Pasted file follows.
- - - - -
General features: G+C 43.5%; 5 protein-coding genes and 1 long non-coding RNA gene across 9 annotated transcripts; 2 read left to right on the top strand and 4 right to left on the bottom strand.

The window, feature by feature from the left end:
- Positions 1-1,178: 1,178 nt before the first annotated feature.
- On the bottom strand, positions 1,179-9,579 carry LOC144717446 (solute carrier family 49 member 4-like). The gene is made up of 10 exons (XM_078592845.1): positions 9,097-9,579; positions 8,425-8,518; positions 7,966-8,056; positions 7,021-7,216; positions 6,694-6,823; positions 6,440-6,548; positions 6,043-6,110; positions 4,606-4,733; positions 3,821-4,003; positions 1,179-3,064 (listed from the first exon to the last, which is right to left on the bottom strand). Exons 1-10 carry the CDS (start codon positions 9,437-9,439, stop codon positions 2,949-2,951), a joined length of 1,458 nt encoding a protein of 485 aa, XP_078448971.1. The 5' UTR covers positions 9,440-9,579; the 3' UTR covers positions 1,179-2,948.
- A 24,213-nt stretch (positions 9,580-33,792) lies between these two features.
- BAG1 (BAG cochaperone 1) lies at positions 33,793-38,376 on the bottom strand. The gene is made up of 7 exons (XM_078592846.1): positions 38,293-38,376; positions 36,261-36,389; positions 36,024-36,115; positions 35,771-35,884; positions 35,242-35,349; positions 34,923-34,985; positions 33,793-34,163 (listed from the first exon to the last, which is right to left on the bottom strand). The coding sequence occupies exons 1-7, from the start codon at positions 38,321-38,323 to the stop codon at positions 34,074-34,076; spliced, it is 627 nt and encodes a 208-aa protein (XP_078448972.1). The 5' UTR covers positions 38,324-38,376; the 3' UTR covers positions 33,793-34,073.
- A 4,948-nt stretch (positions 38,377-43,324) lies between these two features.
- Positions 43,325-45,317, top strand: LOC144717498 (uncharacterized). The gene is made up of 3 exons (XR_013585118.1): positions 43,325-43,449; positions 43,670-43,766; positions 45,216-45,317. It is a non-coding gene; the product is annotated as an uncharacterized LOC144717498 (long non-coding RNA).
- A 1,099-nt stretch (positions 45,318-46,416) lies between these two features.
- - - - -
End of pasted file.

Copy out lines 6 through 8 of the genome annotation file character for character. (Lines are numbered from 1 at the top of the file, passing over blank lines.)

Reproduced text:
- BAG1 (BAG cochaperone 1) lies at positions 33,793-38,376 on the bottom strand. The gene is made up of 7 exons (XM_078592846.1): positions 38,293-38,376; positions 36,261-36,389; positions 36,024-36,115; positions 35,771-35,884; positions 35,242-35,349; positions 34,923-34,985; positions 33,793-34,163 (listed from the first exon to the last, which is right to left on the bottom strand). The coding sequence occupies exons 1-7, from the start codon at positions 38,321-38,323 to the stop codon at positions 34,074-34,076; spliced, it is 627 nt and encodes a 208-aa protein (XP_078448972.1). The 5' UTR covers positions 38,324-38,376; the 3' UTR covers positions 33,793-34,073.
- A 4,948-nt stretch (positions 38,377-43,324) lies between these two features.
- Positions 43,325-45,317, top strand: LOC144717498 (uncharacterized). The gene is made up of 3 exons (XR_013585118.1): positions 43,325-43,449; positions 43,670-43,766; positions 45,216-45,317. It is a non-coding gene; the product is annotated as an uncharacterized LOC144717498 (long non-coding RNA).